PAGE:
by Huda Alkaff, Wisconsin Examiner
During the Islamic holy month of Ramadan, as we fast daily from food and water from dawn till sunset, let us honor and celebrate the central role of water in our lives, both physically and spiritually. This month-long spiritual experience enhances and deepens our compassion for the poor, hungry and thirsty.
Recently, the United Nations held a global water conference in New York to raise awareness and inspire action to solve the world’s water and sanitation crisis. Billions around the world lack access to clean water, but today, these problems also feel very close to home.
Ever since my city of West Bend, Wisconsin, began shutting down groundwater wells, the source of drinking water for many residents, due to PFAS (per-and poly-fluoroalkyl substances) contamination, I have been asking myself how can we ensure our water is safe to drink?
Water is a human right
Water is the foundation of good health and thriving communities. More than 2 million people in the United States live without access to safe running water or a working toilet and more than half our waterways are still not safe for drinking, swimming, and fishing. Depleting and polluting waterways puts not only our own health at risk, but threatens the ecosystems, fish, and wildlife we live alongside. Communities today face outdated or unenforced health and safety standards, failing infrastructure, unaffordable bills, and the legacy of segregation and redlining. We must recognize the human right to clean water and accelerate action.
Preventing and addressing toxic pollution in our waters is a major national priority to protect public health. Regulators and legislators must do much more to protect Wisconsinites from water contamination like PFAS, or toxic forever chemicals.
PFAS have been detected in over 60 municipal drinking water systems across the state – and that doesn’t include smaller towns like Campbell, Stella, and Peshtigo, which have found PFAS in their private wells. It’s now clearer than ever before – PFAS contamination is a statewide issue that needs a statewide response.
As scary as these new data are, they also reflect the progress we’ve made. We are finally completing widespread testing, we’re beginning to understand the scale of the problem, and Gov. Tony Evers’ budget proposal includes a $106 million plan to start substantively tackling this contamination.
Prioritizing health and clean water
Yet again, Gov. Evers is fulfilling a commitment to protecting Wisconsinites from toxic drinking water. As part of his budget proposal, the governor is proposing more than $106 million to support municipalities in responding to local PFAS contamination, bolster staff and resources at the Wisconsin Department of Natural Resources (DNR), and increase PFAS testing, sampling, and monitoring.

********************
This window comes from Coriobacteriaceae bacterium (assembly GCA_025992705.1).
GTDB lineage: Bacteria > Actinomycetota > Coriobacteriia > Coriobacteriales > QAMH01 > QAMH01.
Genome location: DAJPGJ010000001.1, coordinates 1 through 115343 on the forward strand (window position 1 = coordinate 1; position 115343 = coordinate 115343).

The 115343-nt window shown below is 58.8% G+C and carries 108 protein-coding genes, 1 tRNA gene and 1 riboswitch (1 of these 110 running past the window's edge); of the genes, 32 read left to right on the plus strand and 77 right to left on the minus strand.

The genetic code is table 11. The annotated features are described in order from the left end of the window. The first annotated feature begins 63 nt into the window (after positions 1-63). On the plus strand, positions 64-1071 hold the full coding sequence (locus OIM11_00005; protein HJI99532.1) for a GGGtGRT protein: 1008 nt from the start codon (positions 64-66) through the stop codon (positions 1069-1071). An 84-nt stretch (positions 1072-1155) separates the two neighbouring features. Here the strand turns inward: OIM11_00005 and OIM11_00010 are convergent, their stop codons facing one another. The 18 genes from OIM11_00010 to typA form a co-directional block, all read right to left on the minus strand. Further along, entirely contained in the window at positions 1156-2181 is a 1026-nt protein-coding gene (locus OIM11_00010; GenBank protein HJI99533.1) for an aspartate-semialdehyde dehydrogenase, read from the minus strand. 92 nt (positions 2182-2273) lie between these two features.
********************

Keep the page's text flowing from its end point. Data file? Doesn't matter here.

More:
The Biden-Harris Administration announced it is proposing the first-ever national drinking water standard for six per- and polyfluoroalkyl substances (PFAS) in the latest action under President Biden’s plan to combat PFAS pollution and Administrator Regan’s PFAS Strategic Roadmap. Earier this month, the U.S. Environmental Protection Agency (EPA) took a major step to protect public health from PFAS pollution, leveraging the latest science and complementing state efforts to limit PFAS by proposing to establish legally enforceable levels for six PFAS known to occur in drinking water.
Fortunately, billions of dollars from the Bipartisan Infrastructure Law and Inflation Reduction Act are flowing to communities right now to address PFAS and fund safe, climate resilient water systems. This is a great first step, but U.S. leaders must ensure these funds reach the communities that need them most, and then continue investing in our water and wastewater systems while keeping water affordable for all.
Clean water isn’t a commodity to be sold to only those who can pay. It’s a basic right our government must provide to all residents. Water represents purity in Islam. Muslims perform spiritual purification by means of the daily ablution before prayer. We need and appreciate clean water for all. Water is life.
This story was written by Huda Alkaff, a reporter at the Wisconsin Examiner, where this story first appeared.
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